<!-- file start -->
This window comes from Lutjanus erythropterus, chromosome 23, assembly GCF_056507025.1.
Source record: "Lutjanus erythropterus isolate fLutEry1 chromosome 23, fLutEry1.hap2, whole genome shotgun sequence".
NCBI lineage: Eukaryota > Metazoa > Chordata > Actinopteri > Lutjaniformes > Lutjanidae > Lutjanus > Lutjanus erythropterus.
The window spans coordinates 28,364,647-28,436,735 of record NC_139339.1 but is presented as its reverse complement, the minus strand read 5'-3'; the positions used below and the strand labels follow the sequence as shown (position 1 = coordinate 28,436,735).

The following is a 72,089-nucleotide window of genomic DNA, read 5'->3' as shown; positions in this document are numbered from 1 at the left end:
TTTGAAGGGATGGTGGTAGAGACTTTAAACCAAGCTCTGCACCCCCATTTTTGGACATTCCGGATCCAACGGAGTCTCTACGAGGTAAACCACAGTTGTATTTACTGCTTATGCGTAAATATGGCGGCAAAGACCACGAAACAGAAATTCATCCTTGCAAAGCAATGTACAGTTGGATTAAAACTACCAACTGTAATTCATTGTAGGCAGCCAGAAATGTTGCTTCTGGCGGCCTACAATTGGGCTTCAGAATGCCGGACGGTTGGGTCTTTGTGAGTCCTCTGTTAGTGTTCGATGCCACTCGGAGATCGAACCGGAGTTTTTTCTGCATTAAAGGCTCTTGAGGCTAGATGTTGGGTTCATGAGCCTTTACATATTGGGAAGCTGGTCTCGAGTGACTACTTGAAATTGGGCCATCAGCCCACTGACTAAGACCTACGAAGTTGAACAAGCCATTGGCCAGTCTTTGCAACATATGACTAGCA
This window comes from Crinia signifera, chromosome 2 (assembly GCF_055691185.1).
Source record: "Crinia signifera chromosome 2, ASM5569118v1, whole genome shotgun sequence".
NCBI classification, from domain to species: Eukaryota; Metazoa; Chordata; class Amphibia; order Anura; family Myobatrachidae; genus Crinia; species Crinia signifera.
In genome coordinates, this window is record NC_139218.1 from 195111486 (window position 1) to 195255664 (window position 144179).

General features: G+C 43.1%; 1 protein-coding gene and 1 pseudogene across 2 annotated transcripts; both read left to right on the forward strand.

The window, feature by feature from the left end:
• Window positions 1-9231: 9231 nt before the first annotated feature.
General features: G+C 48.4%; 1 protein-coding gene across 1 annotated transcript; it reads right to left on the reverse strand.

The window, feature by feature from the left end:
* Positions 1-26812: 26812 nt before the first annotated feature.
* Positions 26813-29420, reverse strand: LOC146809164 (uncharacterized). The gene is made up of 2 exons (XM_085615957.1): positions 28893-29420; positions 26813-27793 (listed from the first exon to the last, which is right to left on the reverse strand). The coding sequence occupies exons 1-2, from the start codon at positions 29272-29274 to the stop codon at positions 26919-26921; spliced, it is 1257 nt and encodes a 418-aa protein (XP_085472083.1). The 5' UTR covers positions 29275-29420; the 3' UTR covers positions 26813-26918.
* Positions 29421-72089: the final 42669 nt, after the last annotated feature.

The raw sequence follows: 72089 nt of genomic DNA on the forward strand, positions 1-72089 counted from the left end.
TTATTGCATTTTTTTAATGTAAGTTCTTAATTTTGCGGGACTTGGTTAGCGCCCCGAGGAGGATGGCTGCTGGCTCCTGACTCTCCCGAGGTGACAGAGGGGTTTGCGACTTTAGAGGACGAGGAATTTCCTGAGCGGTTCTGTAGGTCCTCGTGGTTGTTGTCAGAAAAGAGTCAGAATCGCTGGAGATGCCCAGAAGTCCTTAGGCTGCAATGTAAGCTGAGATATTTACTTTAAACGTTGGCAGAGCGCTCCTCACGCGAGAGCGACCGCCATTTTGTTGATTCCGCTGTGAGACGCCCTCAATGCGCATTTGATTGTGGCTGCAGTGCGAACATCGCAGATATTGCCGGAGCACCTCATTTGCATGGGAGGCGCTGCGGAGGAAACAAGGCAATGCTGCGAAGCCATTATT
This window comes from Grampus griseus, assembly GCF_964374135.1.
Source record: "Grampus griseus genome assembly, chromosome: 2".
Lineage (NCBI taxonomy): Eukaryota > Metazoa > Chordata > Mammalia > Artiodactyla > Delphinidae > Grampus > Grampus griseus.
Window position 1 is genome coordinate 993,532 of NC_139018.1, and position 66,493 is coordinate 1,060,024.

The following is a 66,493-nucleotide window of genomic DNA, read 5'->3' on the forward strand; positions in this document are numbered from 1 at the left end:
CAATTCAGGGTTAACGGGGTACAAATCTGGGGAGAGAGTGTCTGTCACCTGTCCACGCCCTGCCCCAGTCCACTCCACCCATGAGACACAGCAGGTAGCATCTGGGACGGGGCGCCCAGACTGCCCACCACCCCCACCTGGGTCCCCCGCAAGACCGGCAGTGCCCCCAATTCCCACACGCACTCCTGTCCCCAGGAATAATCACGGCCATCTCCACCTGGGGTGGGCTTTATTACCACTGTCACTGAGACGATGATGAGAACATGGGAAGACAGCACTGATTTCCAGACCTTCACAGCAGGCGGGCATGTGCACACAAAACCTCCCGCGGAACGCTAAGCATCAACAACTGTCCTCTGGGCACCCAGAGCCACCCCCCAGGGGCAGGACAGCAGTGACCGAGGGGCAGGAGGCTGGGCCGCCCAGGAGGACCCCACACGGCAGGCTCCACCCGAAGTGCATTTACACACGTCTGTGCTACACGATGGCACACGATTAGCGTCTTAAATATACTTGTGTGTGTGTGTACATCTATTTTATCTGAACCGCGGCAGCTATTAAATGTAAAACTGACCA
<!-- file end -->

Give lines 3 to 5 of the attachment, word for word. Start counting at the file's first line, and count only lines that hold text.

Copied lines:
NCBI lineage: Eukaryota > Metazoa > Chordata > Actinopteri > Lutjaniformes > Lutjanidae > Lutjanus > Lutjanus erythropterus.
The window spans coordinates 28,364,647-28,436,735 of record NC_139339.1 but is presented as its reverse complement, the minus strand read 5'-3'; the positions used below and the strand labels follow the sequence as shown (position 1 = coordinate 28,436,735).

The following is a 72,089-nucleotide window of genomic DNA, read 5'->3' as shown; positions in this document are numbered from 1 at the left end: